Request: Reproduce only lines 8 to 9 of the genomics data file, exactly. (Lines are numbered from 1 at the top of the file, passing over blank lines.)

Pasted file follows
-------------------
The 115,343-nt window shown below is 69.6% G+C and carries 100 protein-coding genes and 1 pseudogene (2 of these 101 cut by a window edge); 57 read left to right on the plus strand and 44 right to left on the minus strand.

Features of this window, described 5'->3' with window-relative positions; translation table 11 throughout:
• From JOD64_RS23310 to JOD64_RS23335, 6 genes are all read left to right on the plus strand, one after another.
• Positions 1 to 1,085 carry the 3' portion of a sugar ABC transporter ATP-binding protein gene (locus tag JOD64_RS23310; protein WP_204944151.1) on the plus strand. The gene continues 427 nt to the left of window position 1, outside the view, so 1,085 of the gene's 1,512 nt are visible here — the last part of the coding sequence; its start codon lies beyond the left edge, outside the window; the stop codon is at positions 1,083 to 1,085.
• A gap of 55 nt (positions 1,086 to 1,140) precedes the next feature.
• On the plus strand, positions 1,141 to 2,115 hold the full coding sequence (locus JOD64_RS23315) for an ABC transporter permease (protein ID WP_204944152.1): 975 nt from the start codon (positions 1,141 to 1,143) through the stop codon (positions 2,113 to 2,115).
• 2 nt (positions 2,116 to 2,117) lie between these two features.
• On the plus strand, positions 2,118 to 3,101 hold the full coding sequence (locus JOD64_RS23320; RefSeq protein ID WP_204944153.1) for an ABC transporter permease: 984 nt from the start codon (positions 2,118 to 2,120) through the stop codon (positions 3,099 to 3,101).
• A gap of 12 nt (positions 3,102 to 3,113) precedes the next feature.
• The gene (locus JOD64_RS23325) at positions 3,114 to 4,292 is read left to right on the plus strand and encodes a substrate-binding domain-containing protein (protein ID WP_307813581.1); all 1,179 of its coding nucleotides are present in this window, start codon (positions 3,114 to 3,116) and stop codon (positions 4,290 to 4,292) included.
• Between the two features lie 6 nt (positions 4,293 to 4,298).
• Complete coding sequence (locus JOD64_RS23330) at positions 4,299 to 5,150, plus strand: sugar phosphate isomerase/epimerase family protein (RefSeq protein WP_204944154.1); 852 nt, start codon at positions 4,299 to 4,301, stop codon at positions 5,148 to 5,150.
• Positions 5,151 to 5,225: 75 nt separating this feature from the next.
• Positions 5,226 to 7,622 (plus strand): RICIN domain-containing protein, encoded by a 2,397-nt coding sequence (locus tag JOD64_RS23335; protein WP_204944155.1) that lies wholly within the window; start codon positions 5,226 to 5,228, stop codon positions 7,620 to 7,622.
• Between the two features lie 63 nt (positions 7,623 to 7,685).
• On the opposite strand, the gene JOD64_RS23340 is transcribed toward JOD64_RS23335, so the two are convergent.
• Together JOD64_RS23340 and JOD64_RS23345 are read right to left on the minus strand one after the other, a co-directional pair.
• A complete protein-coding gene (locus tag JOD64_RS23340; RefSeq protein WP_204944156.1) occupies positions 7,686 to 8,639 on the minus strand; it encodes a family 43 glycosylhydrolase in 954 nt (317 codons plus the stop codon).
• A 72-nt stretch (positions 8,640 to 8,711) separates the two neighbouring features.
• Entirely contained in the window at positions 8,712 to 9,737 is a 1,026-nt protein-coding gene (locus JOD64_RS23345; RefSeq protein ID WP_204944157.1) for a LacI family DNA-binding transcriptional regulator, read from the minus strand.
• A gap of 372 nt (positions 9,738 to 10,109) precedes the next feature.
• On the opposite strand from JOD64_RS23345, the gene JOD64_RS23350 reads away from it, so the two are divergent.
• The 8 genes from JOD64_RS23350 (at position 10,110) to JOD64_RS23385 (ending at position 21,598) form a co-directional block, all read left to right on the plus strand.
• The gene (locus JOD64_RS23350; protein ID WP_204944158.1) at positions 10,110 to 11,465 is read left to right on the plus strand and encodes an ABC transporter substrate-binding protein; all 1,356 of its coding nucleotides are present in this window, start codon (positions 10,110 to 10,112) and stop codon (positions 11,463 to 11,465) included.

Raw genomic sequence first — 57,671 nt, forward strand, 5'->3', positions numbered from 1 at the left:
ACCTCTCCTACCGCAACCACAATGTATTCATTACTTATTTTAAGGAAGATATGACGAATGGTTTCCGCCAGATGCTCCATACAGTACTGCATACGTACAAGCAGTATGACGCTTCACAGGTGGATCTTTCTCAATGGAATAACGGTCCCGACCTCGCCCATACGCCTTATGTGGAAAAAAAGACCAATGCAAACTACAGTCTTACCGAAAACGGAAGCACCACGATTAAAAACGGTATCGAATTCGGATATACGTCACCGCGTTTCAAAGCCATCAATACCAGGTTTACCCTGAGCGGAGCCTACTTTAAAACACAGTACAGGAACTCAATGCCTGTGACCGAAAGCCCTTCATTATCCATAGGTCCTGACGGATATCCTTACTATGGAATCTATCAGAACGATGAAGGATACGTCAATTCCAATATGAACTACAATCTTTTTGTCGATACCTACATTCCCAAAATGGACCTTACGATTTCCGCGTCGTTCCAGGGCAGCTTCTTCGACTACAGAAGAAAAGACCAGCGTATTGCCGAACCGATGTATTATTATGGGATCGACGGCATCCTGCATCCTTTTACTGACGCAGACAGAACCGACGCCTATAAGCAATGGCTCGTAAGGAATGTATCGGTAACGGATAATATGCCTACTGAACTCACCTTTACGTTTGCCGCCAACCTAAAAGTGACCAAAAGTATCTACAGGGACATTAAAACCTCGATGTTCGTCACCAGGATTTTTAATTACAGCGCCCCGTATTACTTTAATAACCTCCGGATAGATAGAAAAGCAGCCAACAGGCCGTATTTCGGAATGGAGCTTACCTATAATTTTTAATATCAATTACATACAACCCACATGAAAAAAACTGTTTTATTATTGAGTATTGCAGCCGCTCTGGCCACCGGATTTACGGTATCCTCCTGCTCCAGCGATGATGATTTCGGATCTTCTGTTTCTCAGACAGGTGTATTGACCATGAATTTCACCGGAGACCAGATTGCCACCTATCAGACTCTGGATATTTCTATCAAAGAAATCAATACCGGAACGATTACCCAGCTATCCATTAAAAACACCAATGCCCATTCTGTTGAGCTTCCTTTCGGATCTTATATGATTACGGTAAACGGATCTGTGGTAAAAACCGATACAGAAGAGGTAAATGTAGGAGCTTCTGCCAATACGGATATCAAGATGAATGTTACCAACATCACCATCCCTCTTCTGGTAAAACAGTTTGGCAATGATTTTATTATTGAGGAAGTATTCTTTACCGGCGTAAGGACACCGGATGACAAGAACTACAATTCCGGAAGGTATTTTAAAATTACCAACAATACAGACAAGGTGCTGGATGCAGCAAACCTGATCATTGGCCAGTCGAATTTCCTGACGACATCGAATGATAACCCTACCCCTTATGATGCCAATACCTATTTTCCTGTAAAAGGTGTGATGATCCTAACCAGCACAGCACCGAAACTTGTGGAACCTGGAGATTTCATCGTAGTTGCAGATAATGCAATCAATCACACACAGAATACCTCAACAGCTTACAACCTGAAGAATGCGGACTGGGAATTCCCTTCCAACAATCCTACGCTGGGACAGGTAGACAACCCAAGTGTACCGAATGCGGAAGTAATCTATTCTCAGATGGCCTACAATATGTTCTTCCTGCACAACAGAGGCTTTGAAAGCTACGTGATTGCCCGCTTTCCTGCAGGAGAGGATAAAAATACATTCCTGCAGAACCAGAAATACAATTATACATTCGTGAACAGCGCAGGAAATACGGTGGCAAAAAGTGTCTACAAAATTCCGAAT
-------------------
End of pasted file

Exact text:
• On the plus strand, positions 2,118 to 3,101 hold the full coding sequence (locus JOD64_RS23320; RefSeq protein ID WP_204944153.1) for an ABC transporter permease: 984 nt from the start codon (positions 2,118 to 2,120) through the stop codon (positions 3,099 to 3,101).
• A gap of 12 nt (positions 3,102 to 3,113) precedes the next feature.